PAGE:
Once your case is filed the automatic stay will automatically go into effect.  What is an automatic stay?  The meaning of stay is to stop.  Which means once your case is filed it prohibits creditors from continuing to collect a debt from you.  If there is a garnishment it will have to stop.  Any court proceeding will have to stop.  All collection efforts have to stop.

If it is your intention to surrender a home through a Chapter 7 the creditor will have to seek relief from stay before they will be able to move forward in the foreclosure proceeding.  In essence filing Chapter 7 will slow down the foreclosure procedure and give you more time in your home.

Once you complete the bankruptcy and receive your discharge the debts are discharged which means they are gone, you are not responsible for them, they cannot collect on them from you.  If they were to contact you all you will have to do is give them your case number and filing date and this will resolve any problems.  Of course debts that are incurred after a bankruptcy filing are not included in this category.

For more information check out our website at www.middletown-bankruptcy.com.

Contact your Middletown, Ohio bankruptcy attorney today for your free consultation.  Bankruptcy may give you a fresh financial start!

BANKRUPTCY

We are bankruptcy attorneys located in Middletown, Ohio.  Bankruptcy has been our main focus of practice for over 30 years.

We all go through tough times.  There are many factors that can cause us to struggle financially.  You could have lost a good paying job and had to take a new job making less money.  You could have had a medical emergency in which you incurred medical debt.  Maybe you have recently divorced.  There are so many factors which can cause hardship in our lives and throw us off balance as far as paying our debts go.  Robbing from Peter to pay Paul at the end of the month, sometimes it just does not work because Peter is broke too.  If this describes you in any way then bankruptcy may help you get a fresh financial start and break out of the prison of debt.

WHAT IS BANKRUPTCY

Bankruptcy is a federal code which will allow you to discharge your unsecured debts and get a handsfresh financial start.  Under the bankruptcy code once you file all collection efforts against you must stop.  This includes phone calls, court proceedings and garnishments.  Yes, you can stop a garnishment even if it has already begun once your file under the bankruptcy code.  Bankruptcy is designed to help people get out of debt, it is not a bad thing and if you file it does not mean that you are a bad person, just a person in a bad financial situation.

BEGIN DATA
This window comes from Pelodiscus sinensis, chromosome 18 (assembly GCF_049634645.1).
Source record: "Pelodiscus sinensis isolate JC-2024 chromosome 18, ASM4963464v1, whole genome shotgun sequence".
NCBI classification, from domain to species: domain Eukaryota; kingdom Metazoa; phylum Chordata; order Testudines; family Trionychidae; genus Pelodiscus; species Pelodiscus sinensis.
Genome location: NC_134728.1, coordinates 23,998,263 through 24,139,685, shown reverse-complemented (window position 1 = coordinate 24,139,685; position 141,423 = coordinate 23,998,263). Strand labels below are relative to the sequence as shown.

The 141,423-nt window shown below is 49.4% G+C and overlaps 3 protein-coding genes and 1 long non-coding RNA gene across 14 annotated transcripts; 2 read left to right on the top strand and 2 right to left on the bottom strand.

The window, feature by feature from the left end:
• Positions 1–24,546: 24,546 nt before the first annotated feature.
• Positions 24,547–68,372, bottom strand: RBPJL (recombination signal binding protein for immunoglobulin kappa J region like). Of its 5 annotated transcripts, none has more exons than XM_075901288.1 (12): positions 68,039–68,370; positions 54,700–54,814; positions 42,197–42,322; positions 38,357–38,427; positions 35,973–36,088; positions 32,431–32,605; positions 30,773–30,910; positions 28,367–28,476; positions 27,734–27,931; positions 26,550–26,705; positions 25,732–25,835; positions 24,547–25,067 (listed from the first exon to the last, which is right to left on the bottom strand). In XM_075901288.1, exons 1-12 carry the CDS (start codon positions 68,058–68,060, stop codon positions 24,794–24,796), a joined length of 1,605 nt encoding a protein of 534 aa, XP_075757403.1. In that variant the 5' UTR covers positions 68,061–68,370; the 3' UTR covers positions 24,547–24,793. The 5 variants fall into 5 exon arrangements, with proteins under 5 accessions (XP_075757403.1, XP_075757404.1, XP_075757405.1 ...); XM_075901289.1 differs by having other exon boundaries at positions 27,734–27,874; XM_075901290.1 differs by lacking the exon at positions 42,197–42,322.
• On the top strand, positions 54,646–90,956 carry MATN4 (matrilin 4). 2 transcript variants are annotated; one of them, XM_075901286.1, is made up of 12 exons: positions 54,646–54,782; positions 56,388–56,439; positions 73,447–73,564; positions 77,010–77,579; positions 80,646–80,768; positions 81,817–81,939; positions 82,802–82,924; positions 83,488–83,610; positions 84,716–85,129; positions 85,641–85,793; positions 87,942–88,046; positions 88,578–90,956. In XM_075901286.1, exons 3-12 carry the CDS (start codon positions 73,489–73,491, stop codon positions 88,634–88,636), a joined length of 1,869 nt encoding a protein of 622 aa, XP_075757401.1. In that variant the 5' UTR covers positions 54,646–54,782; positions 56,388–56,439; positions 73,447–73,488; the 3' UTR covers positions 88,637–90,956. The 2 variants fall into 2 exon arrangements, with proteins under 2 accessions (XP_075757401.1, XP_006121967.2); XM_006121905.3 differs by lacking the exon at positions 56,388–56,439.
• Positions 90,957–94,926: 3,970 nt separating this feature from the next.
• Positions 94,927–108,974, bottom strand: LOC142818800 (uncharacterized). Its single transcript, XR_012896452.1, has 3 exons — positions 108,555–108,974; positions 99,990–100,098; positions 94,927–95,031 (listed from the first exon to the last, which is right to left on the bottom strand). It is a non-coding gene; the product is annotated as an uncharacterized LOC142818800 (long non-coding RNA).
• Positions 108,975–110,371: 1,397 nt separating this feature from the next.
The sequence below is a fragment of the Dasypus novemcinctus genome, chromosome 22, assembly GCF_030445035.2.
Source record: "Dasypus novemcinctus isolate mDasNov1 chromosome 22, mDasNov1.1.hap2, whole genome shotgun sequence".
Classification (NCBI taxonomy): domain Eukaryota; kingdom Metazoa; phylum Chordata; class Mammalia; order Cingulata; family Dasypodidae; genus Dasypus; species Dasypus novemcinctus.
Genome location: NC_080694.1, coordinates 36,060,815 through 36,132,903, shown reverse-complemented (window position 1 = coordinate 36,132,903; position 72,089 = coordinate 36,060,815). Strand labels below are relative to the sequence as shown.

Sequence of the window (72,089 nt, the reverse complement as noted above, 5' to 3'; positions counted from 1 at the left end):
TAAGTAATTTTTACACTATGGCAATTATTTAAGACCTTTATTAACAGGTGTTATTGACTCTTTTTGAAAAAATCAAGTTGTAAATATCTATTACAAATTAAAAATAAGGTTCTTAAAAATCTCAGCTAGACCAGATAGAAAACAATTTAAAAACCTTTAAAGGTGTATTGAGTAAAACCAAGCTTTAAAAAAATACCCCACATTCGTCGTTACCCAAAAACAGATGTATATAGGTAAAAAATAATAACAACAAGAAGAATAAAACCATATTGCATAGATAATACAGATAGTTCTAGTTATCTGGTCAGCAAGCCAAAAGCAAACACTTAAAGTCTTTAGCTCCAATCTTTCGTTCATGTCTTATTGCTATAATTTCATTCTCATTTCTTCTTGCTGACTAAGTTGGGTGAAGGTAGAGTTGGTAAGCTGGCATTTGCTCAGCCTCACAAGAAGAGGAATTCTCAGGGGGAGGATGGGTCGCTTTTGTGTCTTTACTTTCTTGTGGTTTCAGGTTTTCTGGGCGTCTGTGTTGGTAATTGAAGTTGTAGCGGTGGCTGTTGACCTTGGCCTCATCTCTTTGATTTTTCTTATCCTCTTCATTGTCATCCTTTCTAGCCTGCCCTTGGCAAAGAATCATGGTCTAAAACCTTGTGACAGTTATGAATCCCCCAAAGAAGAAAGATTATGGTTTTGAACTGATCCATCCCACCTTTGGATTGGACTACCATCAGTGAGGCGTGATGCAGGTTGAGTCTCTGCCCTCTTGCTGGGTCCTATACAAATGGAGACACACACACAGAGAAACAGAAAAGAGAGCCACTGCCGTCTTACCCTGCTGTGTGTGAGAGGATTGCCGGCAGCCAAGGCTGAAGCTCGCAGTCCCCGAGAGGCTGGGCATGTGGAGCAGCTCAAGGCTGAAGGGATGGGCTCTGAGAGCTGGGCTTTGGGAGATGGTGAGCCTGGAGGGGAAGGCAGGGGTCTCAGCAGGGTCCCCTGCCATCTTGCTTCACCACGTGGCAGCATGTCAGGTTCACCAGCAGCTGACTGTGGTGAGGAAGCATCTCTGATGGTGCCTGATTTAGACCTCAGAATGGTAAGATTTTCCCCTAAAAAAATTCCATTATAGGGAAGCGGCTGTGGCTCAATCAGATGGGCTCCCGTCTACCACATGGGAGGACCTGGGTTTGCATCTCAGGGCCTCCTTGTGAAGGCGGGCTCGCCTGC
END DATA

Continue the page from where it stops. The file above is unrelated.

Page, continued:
WHAT IS THE BANKRUPTCY PROCESS?

At our office we will offer you a free consultation.  At this free consultation you will be able to sit down with one of our attorneys and discuss your individual situation.  The attorney would then determine which chapter you would qualify for and guide as to the next step.  If you decide to questionmove forward a small retainer fee will get the process started and we will then accept payments until you have paid in full and then your case will be filed.  Once you decide to file and retain our office you should stop paying on bills that you do not want to keep and start referring your creditors to our office.  You would then submit all of your documentation so that your case can be prepared and once paid in full you would sign your documents and your case will be filed.  Your court date will be approximately four weeks after you file.  There are two credit counseling sessions which you will need to complete, one before filing and one after.  You would then receive your bankruptcy discharge and get your fresh financial start.  Creditors will no longer be able to collect on any debts which you included in your bankruptcy filing.

MORE INFORMATION

For more information check out our website at www.middletown-bankruptcy.com.

Call your Middletown bankruptcy attorney today to see if bankruptcy is the right step for your fresh financial start!

BANKRUPTCY

We are bankruptcy attorneys located in Middletown, Ohio.  Our main focus of practice is bankruptcy for over 30 years.

Are you struggling with debt?  Many Americans struggle with debt every year. Looking for the untitledbest way out of debt can be exhausting and time consuming.  The most common ways out of debt are debt consolidation, debt management, debt settlement, do it yourself and bankruptcy.  It is best to determine the best way out of debt for yourself.  But be careful, believe it or not there are many unreliable and even predatory companies out there that will take advantage of you if you’re not careful.

In this blog we will cover these basic ways out of debt and I will show you why bankruptcy is the best way out of debt.

DEBT CONSOLIDATION

Debt consolidation is when you get a new loan to pay off your existing debts. The term “consolidate” means to group several things together into one, which makes sense since debt consolidation groups all of your existing debts into a new loan.  Doing this may lower your monthly payment and possibly your interest rate.

The problem with debt consolidation is you have not reduced your amount of debt, you have simply lumped all of your debt into one loan with one payment.  You are still accruing interest on this high balance and it will take years to pay off this single loan.

Entering into a Chapter 13 bankruptcy will also lump all of your debts into one low monthly payment.  However, in chapter 13 no interest will incur and you will only pay back a percentage of the debt you owe.

DEBT MANAGEMENT

A debt management plan is a program offered by companies or non-profit groups that say they will help you negotiate a new payment plan with your current creditors.  The debt management company will negotiate your debts with your creditors and you will make a monthly payment to the debt management company directly, while they will pay your creditors for you.

There are several problems with the debt management plan.  First and foremost an honest debt management company is hard to find.  Unfortunately not all of these companies are honest in what they are selling you and how they distribute your funds.  We have had more than one client say they paid to one of these companies without ever seeing their balances go down.